Suzanne Rogers





7/9/1944 , Colonial Heights, Virginia, USA

Birth Name

Suzanne Crumpler




It's not so very common to find a soap opera star who's played the same character on the same show for more than 20 years, but Emmy Award winning actress Suzanne Rogers, who has played Maggie Horton on NBC-TV's Days of our Lives since 1973, has been around for 26!

Growing up in Colonial Heights, Virginia, with her parents Edna and Pete Crumpler and younger sister Lorettea, Suzanne was an avid dancer from the moment she could walk. Whether it was tap, ballet, or jazz, her passion was dance. By the time she reached Colonial Heights High School, Rogers was so polished a performer that she won first prize in the school talent show and her voice was as impressive as her moves, so she was selected as the glee club soloist.

High school success in the performing arts wasn't enough. Rogers longed to nail a spot with one of the most renowned dance troupes in all of America - The Rockettes. So, Suzanne's mother took her to New York to audition against hundreds of other ambitious, talented girls for the few spots available. Rogers vividly remember the agonizing series of auditions where the girls were scrutinized for appearance as well as talent. Her impressive dancing ability successfully took her through the screening process to land a spot with the Rockettes. She recalls, It was the most wonderful and the hardest thing I have ever done in my life.

One day while still performing with the Rockettes, some co-workers overhead Rogers singing and encouraged her to move onto a career in musical theater. However, the Rockettes' management frowned upon its dancers doing outside projects. So, Suzanne ran to and from auditions on the QT between performances at Radio City Music Hall. She became an expert at juggling auditions, dance class, acting class, show performances, and commercials. Finally, she was cast in her first play 110 Degrees in the Shade and she bid goodbye to the Rockettes.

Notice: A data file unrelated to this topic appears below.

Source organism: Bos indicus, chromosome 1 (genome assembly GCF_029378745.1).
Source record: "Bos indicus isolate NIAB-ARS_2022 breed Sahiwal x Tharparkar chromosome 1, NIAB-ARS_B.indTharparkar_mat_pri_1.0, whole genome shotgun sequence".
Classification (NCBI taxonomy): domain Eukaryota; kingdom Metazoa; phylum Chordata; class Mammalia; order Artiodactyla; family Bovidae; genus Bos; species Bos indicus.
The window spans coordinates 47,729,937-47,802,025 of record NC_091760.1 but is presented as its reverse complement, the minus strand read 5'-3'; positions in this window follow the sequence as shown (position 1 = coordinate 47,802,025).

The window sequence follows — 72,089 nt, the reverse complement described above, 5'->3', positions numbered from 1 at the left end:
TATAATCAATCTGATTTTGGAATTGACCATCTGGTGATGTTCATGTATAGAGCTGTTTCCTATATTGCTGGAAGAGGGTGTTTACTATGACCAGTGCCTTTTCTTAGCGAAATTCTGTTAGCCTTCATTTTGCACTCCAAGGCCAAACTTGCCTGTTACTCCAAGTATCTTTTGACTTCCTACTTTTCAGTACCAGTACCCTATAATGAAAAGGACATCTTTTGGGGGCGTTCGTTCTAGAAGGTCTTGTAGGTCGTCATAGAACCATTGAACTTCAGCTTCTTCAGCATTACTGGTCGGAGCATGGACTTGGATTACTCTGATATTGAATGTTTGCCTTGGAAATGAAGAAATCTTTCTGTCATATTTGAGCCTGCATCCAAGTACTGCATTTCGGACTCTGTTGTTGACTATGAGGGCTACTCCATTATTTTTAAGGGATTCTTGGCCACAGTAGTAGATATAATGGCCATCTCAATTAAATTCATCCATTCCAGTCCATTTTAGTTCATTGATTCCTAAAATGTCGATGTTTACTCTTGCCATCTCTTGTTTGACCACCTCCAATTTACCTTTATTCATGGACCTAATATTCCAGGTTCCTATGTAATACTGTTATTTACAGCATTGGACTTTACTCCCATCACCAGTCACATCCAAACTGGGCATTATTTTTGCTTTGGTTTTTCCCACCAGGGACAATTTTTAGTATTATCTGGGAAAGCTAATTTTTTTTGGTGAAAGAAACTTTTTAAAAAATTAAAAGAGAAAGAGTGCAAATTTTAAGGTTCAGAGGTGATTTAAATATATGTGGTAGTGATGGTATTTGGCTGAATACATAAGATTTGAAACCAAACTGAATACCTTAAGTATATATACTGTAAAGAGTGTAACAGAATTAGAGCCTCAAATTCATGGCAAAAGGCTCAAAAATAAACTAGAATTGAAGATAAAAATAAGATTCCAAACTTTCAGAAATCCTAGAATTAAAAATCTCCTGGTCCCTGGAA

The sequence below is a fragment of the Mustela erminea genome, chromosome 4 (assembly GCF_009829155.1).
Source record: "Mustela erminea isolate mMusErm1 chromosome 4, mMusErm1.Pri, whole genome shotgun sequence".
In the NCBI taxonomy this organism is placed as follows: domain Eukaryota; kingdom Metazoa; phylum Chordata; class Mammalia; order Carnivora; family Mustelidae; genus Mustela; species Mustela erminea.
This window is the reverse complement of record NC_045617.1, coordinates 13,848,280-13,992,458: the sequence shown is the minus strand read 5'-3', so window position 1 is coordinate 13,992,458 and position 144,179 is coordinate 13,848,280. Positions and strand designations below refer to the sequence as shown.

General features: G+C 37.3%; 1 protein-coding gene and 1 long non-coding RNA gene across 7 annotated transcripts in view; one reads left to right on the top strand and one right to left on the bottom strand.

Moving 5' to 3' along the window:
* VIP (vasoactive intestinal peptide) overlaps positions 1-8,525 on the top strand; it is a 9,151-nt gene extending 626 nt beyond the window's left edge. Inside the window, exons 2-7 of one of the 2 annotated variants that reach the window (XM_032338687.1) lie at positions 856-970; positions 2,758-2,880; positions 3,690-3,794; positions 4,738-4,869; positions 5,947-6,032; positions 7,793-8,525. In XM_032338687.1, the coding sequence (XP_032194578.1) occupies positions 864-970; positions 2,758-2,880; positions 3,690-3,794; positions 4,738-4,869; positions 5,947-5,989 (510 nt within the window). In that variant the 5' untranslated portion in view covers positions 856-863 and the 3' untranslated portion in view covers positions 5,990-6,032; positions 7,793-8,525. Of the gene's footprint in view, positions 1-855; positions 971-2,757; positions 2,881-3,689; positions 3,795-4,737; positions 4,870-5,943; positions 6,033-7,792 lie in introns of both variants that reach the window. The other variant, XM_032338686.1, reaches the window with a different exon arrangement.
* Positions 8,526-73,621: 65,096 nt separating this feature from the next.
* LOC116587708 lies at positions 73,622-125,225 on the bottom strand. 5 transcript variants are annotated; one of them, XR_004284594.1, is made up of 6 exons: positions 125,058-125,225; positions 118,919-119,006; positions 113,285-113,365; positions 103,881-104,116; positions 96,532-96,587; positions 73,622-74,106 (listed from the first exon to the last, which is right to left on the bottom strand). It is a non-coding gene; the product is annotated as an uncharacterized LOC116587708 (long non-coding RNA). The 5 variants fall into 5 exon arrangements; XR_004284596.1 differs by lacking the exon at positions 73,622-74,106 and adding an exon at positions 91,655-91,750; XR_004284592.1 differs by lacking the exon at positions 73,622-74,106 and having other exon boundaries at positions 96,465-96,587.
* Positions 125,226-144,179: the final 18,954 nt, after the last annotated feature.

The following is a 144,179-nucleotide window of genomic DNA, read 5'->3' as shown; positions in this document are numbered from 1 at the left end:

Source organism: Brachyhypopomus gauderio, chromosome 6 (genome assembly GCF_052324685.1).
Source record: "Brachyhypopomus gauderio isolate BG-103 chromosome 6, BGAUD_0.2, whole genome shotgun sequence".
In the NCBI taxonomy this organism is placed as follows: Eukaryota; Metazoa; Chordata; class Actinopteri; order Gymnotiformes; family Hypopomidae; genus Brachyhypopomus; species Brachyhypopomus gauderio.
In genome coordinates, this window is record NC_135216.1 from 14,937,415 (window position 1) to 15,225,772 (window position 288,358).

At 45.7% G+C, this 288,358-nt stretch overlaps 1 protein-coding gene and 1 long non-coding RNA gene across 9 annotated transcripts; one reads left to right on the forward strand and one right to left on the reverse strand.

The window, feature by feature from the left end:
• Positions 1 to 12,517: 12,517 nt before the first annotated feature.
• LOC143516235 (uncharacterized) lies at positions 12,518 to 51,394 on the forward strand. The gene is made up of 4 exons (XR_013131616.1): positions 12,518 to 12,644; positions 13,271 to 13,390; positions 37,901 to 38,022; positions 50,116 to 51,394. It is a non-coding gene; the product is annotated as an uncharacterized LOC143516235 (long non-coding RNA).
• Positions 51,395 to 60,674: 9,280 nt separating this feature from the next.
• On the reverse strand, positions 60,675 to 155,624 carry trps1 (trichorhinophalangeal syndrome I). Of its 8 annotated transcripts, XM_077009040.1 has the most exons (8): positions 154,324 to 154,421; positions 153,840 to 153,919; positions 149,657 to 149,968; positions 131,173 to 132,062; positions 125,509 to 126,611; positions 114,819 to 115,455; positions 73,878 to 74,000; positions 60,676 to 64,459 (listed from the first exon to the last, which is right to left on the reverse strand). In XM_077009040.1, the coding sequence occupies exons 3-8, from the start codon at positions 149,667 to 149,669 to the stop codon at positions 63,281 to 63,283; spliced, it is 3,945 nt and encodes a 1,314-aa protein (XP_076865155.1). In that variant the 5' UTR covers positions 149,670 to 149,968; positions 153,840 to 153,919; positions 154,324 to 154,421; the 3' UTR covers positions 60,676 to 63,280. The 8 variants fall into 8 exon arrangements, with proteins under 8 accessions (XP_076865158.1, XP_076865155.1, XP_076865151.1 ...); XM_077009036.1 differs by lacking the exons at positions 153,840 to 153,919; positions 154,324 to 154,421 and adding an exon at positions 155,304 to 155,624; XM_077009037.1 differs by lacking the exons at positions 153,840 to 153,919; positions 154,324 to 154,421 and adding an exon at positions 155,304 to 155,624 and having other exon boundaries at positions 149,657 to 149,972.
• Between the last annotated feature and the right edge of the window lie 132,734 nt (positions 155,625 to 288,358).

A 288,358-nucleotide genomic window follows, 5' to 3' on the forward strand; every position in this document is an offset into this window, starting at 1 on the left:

Roger's career as an actress/dancer grew tremendously over the next eight years in New York, with Broadway theater credits including roles in Coco (starring Katherine Hepburn), Hallelujah Baby, Follies, and the national touring company of Funny Girl.

In between her theater engagements, Rogers returned to her dance roots and performed on the Ed Sullivan Show as one of the Peter Genero dancers. Additionally, she appeared in several national television commercials for products such as Pepsi Cola, Noxema and Lysol.

Finally, a producer told her that if she wanted to have a serious career, she would have to change her last name, tone down her voice and dispose of her Southern twang. The newly christened Suzanne Rogers studied voice and diction and was ready to it the big time.

In 1973, after Suzanne decided to give California a shot, she landed a role on NBC-TV's Days of our Lives. She had originally auditioned for a part on The Young and the Restless, but it turned out they were looking for blondes. The folks at Days saw her tape, though, and Maggie Horton was born.

Rogers has starred on the daytime drama ever since, and received an Emmy Award for Best Supporting Actress in 1979. Suzanne finds acting on a soap opera to be incredibly challenging. "It is the best repertoire in the world. If you can do a soap, you can do anything," she says.

Rogers proved to herself and all of her devoted viewers that she could indeed conquer anything when she was diagnosed with Myasthenia Gravis in 1984. Initially, she was terrified. For one year, during which she took a hiatus from the show, Rogers developed horrible symptoms: she became emaciated, could barely speak and saw with a double vision. With medication, therapy and remarkable inner strength, she combated her disease. She reflects, "It's been a growing experience. I am much kinder to myself, my family, the people I love, the people I work with and even the people that are not very nice to me."

Since that time, Rogers works to bestow her positive way of thinking on other Myasthenia Gravis patients. She sends cards and calls to the afflicted all over the world to tell them of her battle and to give them encouragement.

Suzanne is now in remission and lives a strong, healthy life. She plays golf, walks daily and loves to cook in her Studio City home. In her spare time, she enjoys reading and watching old films on the American Movie Classics channel. Her three cats, Tiffany, Melanie and Maxwell, keep her company.